She said that her relationship with the party was "increasingly difficult" and that she quit as leader as she had "no support".Read the full story ›
Steven Woolfe has become the first leadership contender to throw his hat in the ring following the shock resignation of Diane James.
Mr Woolfe was barred from standing in the last leadership contest after submitting his nomination papers 17 minutes late.
His announcement came as Nigel Farage confirmed he would be carrying on as interim leader until a permanent successor was in place - prompting a furious row within the party.
Nigel Farage has said he thinks Diane James' decision to quit as leader of Ukip could have been because of an attack she experienced at Waterloo Station.
Shortly after winning the leadership contest, Ms James was spat on and verbally abused on a train platform. Mr Farage said the incident could have caused "a realisation that she'd taken on a job that was going to be 24/7 that was going to involve her having security with her the whole time, I mean you take this job, your life is no longer your own".
The acting Ukip leader added that he would much rather Ms James recognised that the job was not for her now rather than months after accepting the position saying it "isn't where we need to be but it's not the end of the world."
Nigel Farage will continue as "acting Ukip leader" until a new leader is elected following the resignation of Diane James after just 18 days.
But he ruled out standing as leader himself, telling Adam Boulton on Sky News: "I've done my bit, I'm still very much a member of the party.
"But it is it is time for someone else to do the job."
He said he was sorry that James resigned, adding that he thought she had "all the qualities for the job".
It's a pretty rotten job being leader of any political party and I think being leader of Ukip is probably more rotten than all the others.
Diane James wrote "under duress" in Latin on her registration forms when taking over as leader, Ukip's Lisa Duffy has claimed.
The leadership candidate, backed by many in the anti-Farage wing of the party, said: "My understanding is that is what's happened, but I haven't got proof myself."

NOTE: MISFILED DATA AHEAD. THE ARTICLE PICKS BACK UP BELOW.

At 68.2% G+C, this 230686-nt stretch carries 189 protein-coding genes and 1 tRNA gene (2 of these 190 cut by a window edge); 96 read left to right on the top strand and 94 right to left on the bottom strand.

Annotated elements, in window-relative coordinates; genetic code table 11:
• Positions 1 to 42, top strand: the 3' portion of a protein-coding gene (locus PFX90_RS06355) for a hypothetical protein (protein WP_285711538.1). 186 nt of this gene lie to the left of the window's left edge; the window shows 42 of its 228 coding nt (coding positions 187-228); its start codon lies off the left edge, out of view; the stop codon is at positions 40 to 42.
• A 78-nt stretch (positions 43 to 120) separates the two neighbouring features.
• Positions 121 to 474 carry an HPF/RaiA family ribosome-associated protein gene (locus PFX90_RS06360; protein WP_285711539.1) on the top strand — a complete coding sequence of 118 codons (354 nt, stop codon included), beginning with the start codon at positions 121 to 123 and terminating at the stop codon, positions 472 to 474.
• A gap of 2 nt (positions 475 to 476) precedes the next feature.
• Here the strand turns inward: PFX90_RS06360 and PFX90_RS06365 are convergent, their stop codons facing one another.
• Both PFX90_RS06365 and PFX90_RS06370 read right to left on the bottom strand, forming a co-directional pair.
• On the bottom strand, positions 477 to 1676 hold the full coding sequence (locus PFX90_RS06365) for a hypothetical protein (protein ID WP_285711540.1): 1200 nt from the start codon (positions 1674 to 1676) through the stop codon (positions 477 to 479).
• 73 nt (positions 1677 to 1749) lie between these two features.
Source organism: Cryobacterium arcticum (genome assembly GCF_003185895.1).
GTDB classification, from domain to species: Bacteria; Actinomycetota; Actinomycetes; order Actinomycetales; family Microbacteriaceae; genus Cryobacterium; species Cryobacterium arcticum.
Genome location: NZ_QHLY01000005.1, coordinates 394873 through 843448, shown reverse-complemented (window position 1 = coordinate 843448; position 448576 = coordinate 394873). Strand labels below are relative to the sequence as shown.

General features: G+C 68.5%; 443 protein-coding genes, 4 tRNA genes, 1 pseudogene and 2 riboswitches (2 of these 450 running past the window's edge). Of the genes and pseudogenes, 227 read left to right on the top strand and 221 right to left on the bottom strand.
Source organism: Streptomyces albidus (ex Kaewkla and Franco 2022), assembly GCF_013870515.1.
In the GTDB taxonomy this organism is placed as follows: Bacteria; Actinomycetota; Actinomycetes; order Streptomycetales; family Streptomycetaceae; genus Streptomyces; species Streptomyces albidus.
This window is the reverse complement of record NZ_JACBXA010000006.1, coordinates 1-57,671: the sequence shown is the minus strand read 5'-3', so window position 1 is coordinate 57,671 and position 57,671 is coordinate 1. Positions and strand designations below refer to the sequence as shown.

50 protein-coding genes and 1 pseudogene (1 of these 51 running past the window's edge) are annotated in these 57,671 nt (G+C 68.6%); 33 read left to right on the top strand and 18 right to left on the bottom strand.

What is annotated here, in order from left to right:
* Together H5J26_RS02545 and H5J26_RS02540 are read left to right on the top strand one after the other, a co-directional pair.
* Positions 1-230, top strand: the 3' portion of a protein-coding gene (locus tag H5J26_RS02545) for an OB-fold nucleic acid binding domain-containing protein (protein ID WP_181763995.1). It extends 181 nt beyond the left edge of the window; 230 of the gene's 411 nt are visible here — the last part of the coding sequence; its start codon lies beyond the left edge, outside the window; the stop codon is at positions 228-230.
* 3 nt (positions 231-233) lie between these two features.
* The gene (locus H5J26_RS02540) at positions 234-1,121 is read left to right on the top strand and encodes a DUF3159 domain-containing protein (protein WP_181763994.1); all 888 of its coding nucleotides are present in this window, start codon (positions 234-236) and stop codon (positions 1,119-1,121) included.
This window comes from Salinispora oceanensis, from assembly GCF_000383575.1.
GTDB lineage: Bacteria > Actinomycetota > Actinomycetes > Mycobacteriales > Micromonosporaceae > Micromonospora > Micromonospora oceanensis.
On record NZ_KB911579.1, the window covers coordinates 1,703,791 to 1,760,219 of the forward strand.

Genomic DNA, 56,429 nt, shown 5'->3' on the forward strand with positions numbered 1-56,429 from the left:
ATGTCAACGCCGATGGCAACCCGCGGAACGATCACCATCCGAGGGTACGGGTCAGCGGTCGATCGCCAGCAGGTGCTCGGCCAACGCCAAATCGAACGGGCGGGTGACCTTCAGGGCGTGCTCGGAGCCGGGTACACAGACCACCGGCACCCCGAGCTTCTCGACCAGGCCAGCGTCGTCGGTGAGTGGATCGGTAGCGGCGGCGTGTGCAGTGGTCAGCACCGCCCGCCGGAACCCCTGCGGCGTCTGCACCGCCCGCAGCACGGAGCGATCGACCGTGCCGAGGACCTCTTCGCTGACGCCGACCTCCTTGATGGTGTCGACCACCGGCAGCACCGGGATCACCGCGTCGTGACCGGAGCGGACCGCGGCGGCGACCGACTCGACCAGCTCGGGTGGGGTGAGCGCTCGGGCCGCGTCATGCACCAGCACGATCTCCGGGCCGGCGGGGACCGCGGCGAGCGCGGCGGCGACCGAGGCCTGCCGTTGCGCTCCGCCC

The former party director, who said she would not rule herself from running in another leadership election, said she was not surprised that James stood down so quickly, after offering no leadership over the past three weeks.
Speaking to BBC Radio 4's Today programme, Duffy said: "I didn't believe this was something that she particularly wanted to do or had the passion to do. So I'm not surprised."
Ukip party chairman Paul Oakden said that Nigel Farage is "very unlikely" to return as leader but added: "I wouldn't say anything is impossible right now."
Speaking to BBC Radio 4's Today programme, he said Farage could still be listed as the registered leader of the party if the Electoral Commission has not received paperwork from Diane James following her election win.
He said: "If they still have Nigel Farage down as the leader it's going to make it a very interesting day for me, I suspect."
[Farage] has the party at his core and he will do as he has always done - whatever is in the best interests of Ukip - and he will be ready to serve it, I have no doubt, in whatever way he can, in what, let's face it, are going to be a challenging couple of months.
Oakden said he had not spoken to James about her decision to resign after 18 days in the role, adding: "I can only speak for my part and the part of the NEC which is they were as constructive as they could be under the circumstances of a new leader being elected."
Scottish Conservatives leader Ruth Davidson said that the resignation of Ukip leader Diane James shows the party is a "shambles".
She told ITV's Good Morning Britain: "I have to say I was surprised when I heard the news last night. I thought Sam Allardyce was holding the record this week for resignations but it turns out that Diane James has taken his crown."
Referring to the leadership contest in the summer, which saw favourite Steven Woolfe expelled from the race, Davidson added: "You see Ukip as a shambles over the summer, a shambles now with their leader not even lasting three weeks."
Bill Etheridge, who stood against Diane James for leadership, said he was disappointed at her resignation adding she was supported by MEPs.Read the full story ›
She has been in the role less than three weeks.Read the full story ›